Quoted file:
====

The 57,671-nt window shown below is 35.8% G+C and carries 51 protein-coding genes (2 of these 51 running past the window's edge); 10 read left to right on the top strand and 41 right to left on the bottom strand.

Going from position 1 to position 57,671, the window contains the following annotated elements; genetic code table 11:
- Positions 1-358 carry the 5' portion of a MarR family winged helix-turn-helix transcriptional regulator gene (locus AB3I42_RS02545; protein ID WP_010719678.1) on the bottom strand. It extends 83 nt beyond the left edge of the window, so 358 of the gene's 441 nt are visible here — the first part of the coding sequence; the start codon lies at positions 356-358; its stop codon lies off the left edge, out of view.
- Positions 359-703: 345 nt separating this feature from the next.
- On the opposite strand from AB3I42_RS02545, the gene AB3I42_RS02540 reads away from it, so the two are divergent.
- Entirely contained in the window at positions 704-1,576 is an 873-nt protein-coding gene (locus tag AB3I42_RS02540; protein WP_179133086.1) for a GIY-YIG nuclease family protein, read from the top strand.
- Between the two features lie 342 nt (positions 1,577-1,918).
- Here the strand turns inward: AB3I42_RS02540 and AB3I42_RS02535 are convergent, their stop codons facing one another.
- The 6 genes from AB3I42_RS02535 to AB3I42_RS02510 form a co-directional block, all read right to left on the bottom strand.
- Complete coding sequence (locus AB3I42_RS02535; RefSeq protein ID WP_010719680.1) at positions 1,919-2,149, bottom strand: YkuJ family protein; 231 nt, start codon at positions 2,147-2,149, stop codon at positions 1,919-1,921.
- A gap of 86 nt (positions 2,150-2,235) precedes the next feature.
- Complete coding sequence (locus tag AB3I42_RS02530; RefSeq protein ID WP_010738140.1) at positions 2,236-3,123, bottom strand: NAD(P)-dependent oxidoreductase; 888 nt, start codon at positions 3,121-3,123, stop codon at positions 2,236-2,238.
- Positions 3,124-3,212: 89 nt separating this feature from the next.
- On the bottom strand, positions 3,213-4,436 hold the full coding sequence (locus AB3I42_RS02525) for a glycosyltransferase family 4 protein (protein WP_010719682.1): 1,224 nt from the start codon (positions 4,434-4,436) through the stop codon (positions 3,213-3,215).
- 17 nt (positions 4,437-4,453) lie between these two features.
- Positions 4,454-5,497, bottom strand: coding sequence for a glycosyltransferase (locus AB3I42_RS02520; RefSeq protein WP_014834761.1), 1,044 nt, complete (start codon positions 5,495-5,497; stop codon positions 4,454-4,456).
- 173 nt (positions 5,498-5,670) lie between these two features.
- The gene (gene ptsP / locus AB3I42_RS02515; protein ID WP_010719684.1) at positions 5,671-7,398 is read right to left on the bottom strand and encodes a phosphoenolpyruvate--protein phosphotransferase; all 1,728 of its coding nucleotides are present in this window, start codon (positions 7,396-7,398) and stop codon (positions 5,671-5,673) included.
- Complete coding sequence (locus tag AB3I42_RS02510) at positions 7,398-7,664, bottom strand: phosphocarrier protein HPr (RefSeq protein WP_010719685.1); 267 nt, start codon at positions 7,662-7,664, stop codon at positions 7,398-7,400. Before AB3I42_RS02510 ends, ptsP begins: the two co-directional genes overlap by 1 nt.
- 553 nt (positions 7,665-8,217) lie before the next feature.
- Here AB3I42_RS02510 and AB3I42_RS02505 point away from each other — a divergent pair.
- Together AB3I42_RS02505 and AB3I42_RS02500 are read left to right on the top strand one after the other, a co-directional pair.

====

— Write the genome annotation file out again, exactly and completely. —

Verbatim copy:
The 57,671-nt window shown below is 35.8% G+C and carries 51 protein-coding genes (2 of these 51 running past the window's edge); 10 read left to right on the top strand and 41 right to left on the bottom strand.

Going from position 1 to position 57,671, the window contains the following annotated elements; genetic code table 11:
- Positions 1-358 carry the 5' portion of a MarR family winged helix-turn-helix transcriptional regulator gene (locus AB3I42_RS02545; protein ID WP_010719678.1) on the bottom strand. It extends 83 nt beyond the left edge of the window, so 358 of the gene's 441 nt are visible here — the first part of the coding sequence; the start codon lies at positions 356-358; its stop codon lies off the left edge, out of view.
- Positions 359-703: 345 nt separating this feature from the next.
- On the opposite strand from AB3I42_RS02545, the gene AB3I42_RS02540 reads away from it, so the two are divergent.
- Entirely contained in the window at positions 704-1,576 is an 873-nt protein-coding gene (locus tag AB3I42_RS02540; protein WP_179133086.1) for a GIY-YIG nuclease family protein, read from the top strand.
- Between the two features lie 342 nt (positions 1,577-1,918).
- Here the strand turns inward: AB3I42_RS02540 and AB3I42_RS02535 are convergent, their stop codons facing one another.
- The 6 genes from AB3I42_RS02535 to AB3I42_RS02510 form a co-directional block, all read right to left on the bottom strand.
- Complete coding sequence (locus AB3I42_RS02535; RefSeq protein ID WP_010719680.1) at positions 1,919-2,149, bottom strand: YkuJ family protein; 231 nt, start codon at positions 2,147-2,149, stop codon at positions 1,919-1,921.
- A gap of 86 nt (positions 2,150-2,235) precedes the next feature.
- Complete coding sequence (locus tag AB3I42_RS02530; RefSeq protein ID WP_010738140.1) at positions 2,236-3,123, bottom strand: NAD(P)-dependent oxidoreductase; 888 nt, start codon at positions 3,121-3,123, stop codon at positions 2,236-2,238.
- Positions 3,124-3,212: 89 nt separating this feature from the next.
- On the bottom strand, positions 3,213-4,436 hold the full coding sequence (locus AB3I42_RS02525) for a glycosyltransferase family 4 protein (protein WP_010719682.1): 1,224 nt from the start codon (positions 4,434-4,436) through the stop codon (positions 3,213-3,215).
- 17 nt (positions 4,437-4,453) lie between these two features.
- Positions 4,454-5,497, bottom strand: coding sequence for a glycosyltransferase (locus AB3I42_RS02520; RefSeq protein WP_014834761.1), 1,044 nt, complete (start codon positions 5,495-5,497; stop codon positions 4,454-4,456).
- 173 nt (positions 5,498-5,670) lie between these two features.
- The gene (gene ptsP / locus AB3I42_RS02515; protein ID WP_010719684.1) at positions 5,671-7,398 is read right to left on the bottom strand and encodes a phosphoenolpyruvate--protein phosphotransferase; all 1,728 of its coding nucleotides are present in this window, start codon (positions 7,396-7,398) and stop codon (positions 5,671-5,673) included.
- Complete coding sequence (locus tag AB3I42_RS02510) at positions 7,398-7,664, bottom strand: phosphocarrier protein HPr (RefSeq protein WP_010719685.1); 267 nt, start codon at positions 7,662-7,664, stop codon at positions 7,398-7,400. Before AB3I42_RS02510 ends, ptsP begins: the two co-directional genes overlap by 1 nt.
- 553 nt (positions 7,665-8,217) lie before the next feature.
- Here AB3I42_RS02510 and AB3I42_RS02505 point away from each other — a divergent pair.
- Together AB3I42_RS02505 and AB3I42_RS02500 are read left to right on the top strand one after the other, a co-directional pair.